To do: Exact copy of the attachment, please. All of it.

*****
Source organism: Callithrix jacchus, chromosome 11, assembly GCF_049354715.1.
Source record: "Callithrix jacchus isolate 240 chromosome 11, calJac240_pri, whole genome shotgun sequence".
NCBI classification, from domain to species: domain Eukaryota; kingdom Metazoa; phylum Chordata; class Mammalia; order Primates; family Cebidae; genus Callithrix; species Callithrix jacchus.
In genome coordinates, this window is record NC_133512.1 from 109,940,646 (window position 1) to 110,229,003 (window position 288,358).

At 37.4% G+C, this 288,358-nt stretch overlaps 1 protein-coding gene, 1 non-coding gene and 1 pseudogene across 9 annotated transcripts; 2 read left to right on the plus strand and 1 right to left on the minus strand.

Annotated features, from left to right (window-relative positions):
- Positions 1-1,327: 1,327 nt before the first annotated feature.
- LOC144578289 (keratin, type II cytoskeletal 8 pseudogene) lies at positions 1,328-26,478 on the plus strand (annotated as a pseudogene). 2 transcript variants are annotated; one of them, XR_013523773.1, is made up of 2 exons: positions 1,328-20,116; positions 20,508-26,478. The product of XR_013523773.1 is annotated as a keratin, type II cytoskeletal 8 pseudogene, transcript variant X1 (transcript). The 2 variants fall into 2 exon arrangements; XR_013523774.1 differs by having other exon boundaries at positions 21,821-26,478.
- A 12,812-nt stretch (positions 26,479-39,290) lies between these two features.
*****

Source organism: Callithrix jacchus, chromosome 11, assembly GCF_049354715.1.
Source record: "Callithrix jacchus isolate 240 chromosome 11, calJac240_pri, whole genome shotgun sequence".
NCBI classification, from domain to species: domain Eukaryota; kingdom Metazoa; phylum Chordata; class Mammalia; order Primates; family Cebidae; genus Callithrix; species Callithrix jacchus.
In genome coordinates, this window is record NC_133512.1 from 109,940,646 (window position 1) to 110,229,003 (window position 288,358).

At 37.4% G+C, this 288,358-nt stretch overlaps 1 protein-coding gene, 1 non-coding gene and 1 pseudogene across 9 annotated transcripts; 2 read left to right on the plus strand and 1 right to left on the minus strand.

Annotated features, from left to right (window-relative positions):
- Positions 1-1,327: 1,327 nt before the first annotated feature.
- LOC144578289 (keratin, type II cytoskeletal 8 pseudogene) lies at positions 1,328-26,478 on the plus strand (annotated as a pseudogene). 2 transcript variants are annotated; one of them, XR_013523773.1, is made up of 2 exons: positions 1,328-20,116; positions 20,508-26,478. The product of XR_013523773.1 is annotated as a keratin, type II cytoskeletal 8 pseudogene, transcript variant X1 (transcript). The 2 variants fall into 2 exon arrangements; XR_013523774.1 differs by having other exon boundaries at positions 21,821-26,478.
- A 12,812-nt stretch (positions 26,479-39,290) lies between these two features.